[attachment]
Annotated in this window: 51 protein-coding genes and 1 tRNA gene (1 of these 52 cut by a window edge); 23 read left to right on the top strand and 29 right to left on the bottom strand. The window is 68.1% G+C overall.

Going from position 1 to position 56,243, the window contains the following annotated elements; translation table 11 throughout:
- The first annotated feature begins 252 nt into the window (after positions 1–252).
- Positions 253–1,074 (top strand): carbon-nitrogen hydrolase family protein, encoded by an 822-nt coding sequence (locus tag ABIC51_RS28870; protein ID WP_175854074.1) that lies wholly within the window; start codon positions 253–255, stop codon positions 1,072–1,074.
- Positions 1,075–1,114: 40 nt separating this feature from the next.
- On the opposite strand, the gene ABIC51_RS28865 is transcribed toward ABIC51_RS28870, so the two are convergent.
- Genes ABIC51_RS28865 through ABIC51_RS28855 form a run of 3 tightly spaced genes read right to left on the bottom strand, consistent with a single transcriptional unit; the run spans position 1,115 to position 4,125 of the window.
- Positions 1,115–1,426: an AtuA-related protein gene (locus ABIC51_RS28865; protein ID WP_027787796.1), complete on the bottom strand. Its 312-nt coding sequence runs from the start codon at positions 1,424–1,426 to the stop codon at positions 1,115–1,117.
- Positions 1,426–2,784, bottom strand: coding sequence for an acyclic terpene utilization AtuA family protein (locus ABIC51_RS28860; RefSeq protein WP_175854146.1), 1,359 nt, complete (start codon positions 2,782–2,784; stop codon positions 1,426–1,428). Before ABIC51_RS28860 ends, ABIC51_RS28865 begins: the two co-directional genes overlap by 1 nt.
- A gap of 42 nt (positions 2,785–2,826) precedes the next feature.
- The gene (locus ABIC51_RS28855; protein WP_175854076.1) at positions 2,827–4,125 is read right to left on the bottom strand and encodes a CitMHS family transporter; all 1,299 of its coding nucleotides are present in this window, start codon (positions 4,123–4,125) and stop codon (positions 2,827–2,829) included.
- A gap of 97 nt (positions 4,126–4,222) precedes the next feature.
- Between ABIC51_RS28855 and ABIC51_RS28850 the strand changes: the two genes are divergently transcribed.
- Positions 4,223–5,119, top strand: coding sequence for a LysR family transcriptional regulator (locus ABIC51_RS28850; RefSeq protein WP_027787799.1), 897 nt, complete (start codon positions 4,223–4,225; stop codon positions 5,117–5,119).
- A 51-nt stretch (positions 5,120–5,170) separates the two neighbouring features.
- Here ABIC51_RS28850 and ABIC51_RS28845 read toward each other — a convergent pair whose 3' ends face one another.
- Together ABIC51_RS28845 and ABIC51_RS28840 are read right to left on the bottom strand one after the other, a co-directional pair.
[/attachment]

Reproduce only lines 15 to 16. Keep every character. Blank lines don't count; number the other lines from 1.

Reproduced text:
- A 51-nt stretch (positions 5,120–5,170) separates the two neighbouring features.
- Here ABIC51_RS28850 and ABIC51_RS28845 read toward each other — a convergent pair whose 3' ends face one another.